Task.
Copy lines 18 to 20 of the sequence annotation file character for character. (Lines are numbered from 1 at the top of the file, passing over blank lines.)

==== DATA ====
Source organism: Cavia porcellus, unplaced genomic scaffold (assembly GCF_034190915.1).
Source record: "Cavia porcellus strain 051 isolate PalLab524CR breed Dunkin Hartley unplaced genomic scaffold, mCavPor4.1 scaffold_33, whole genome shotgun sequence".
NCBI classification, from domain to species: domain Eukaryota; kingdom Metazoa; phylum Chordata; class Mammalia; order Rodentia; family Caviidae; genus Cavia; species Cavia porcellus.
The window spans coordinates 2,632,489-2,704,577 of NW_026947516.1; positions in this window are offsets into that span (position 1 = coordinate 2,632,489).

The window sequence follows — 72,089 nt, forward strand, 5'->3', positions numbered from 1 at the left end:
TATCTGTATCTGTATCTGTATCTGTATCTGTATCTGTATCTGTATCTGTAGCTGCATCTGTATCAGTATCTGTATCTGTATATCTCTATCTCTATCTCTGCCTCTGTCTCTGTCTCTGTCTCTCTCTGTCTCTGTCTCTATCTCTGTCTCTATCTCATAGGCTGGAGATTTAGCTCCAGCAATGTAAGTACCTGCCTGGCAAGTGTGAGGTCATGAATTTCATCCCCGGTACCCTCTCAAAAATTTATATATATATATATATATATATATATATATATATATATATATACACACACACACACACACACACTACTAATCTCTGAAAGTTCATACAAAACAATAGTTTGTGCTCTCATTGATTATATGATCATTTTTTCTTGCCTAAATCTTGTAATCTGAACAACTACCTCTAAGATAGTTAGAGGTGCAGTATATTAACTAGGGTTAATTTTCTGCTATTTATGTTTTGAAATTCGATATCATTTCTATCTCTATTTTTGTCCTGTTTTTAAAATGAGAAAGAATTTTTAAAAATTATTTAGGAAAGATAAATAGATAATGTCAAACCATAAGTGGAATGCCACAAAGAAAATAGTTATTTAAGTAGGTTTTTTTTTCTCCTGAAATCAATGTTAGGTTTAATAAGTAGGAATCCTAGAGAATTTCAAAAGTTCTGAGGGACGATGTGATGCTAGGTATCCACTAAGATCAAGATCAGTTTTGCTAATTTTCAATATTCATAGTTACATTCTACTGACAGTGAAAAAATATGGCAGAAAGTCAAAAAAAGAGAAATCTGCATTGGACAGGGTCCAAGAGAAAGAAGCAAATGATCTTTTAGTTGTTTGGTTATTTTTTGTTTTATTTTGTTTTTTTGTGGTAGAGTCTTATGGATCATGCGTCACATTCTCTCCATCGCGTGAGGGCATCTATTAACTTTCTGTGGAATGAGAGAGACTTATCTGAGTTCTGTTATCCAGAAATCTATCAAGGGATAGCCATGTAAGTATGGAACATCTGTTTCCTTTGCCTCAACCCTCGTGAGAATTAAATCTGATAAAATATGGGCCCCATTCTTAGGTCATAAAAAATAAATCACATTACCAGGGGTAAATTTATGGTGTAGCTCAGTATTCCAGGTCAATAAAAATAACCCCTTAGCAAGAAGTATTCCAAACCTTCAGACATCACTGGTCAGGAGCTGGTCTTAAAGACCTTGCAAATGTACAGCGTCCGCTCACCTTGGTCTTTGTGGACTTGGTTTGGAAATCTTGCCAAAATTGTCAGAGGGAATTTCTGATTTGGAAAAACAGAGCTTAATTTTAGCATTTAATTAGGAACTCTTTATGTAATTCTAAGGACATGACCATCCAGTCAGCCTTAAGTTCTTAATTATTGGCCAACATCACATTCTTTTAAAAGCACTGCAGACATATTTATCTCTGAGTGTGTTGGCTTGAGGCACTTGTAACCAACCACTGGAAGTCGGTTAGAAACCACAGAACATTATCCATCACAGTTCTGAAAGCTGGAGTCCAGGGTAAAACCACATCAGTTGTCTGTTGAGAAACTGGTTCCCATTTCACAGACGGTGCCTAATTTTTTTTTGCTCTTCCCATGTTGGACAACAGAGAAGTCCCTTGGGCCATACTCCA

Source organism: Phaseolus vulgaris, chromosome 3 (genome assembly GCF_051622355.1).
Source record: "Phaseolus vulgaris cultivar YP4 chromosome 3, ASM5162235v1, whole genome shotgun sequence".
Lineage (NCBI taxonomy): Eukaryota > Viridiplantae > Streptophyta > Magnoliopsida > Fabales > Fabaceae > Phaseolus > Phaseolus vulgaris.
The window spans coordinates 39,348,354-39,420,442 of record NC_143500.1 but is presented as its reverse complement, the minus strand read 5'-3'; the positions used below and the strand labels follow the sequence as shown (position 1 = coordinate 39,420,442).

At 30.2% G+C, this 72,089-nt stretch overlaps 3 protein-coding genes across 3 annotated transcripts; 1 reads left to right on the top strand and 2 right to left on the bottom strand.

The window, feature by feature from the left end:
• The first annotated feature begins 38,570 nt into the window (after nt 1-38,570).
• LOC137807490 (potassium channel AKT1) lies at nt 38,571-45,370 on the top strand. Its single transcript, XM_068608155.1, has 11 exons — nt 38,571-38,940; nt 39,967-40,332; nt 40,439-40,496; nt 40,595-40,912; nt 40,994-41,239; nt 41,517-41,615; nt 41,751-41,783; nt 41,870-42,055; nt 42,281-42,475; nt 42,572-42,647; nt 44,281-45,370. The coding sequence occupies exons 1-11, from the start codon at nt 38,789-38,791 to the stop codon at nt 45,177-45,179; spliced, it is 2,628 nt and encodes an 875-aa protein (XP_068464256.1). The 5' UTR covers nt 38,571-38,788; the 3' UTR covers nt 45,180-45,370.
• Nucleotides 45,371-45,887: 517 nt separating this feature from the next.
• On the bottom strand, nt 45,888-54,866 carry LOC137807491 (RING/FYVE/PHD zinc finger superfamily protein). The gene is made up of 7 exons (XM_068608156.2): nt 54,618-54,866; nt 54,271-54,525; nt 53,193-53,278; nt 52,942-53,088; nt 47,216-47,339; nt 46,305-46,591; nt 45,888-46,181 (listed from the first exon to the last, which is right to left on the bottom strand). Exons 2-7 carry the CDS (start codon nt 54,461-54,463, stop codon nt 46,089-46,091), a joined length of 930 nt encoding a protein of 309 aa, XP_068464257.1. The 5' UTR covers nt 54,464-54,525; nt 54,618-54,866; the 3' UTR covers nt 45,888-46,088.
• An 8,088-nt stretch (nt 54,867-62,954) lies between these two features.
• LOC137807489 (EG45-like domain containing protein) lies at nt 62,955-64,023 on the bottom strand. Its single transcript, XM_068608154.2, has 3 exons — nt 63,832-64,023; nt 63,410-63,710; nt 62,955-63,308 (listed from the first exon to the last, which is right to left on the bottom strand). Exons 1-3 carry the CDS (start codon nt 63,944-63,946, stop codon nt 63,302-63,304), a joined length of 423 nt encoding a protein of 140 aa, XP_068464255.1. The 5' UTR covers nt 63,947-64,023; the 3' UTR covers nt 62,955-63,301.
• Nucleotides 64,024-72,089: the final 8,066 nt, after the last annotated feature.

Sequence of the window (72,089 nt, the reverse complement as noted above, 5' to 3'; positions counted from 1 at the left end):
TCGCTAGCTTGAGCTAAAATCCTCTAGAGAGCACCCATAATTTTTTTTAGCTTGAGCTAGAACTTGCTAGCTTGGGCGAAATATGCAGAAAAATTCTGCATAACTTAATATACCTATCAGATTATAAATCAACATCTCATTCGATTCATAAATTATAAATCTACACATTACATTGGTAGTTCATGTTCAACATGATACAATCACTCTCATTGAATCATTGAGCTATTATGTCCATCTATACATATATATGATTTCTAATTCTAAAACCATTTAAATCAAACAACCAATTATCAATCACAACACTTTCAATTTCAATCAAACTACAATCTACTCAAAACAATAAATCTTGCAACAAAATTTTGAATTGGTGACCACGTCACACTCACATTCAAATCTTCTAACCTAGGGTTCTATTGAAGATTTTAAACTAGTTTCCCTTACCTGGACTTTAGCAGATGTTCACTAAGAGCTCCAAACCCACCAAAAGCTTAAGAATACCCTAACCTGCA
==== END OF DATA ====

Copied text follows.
• LOC137807489 (EG45-like domain containing protein) lies at nt 62,955-64,023 on the bottom strand. Its single transcript, XM_068608154.2, has 3 exons — nt 63,832-64,023; nt 63,410-63,710; nt 62,955-63,308 (listed from the first exon to the last, which is right to left on the bottom strand). Exons 1-3 carry the CDS (start codon nt 63,944-63,946, stop codon nt 63,302-63,304), a joined length of 423 nt encoding a protein of 140 aa, XP_068464255.1. The 5' UTR covers nt 63,947-64,023; the 3' UTR covers nt 62,955-63,301.
• Nucleotides 64,024-72,089: the final 8,066 nt, after the last annotated feature.

Sequence of the window (72,089 nt, the reverse complement as noted above, 5' to 3'; positions counted from 1 at the left end):